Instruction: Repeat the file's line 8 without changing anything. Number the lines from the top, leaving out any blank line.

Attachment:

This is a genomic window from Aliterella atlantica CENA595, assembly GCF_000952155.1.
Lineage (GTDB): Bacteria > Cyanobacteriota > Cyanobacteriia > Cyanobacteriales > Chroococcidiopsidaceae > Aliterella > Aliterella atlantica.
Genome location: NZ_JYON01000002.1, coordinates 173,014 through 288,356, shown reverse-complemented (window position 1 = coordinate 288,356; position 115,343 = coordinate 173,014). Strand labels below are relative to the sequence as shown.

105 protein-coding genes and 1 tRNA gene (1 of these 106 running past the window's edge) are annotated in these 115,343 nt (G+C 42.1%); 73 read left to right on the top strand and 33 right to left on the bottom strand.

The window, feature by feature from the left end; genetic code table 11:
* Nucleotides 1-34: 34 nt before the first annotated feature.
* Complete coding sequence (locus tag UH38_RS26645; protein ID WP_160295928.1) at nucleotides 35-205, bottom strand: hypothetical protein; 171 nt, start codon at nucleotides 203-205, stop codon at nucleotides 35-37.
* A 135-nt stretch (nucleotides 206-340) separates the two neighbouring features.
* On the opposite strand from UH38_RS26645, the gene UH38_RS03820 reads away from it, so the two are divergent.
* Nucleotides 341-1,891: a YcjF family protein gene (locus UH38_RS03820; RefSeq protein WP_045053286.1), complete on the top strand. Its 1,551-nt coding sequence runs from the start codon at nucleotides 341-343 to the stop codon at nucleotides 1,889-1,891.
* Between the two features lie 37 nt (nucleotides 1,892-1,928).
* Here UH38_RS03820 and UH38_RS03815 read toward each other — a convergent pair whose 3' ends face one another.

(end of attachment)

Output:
* A 135-nt stretch (nucleotides 206-340) separates the two neighbouring features.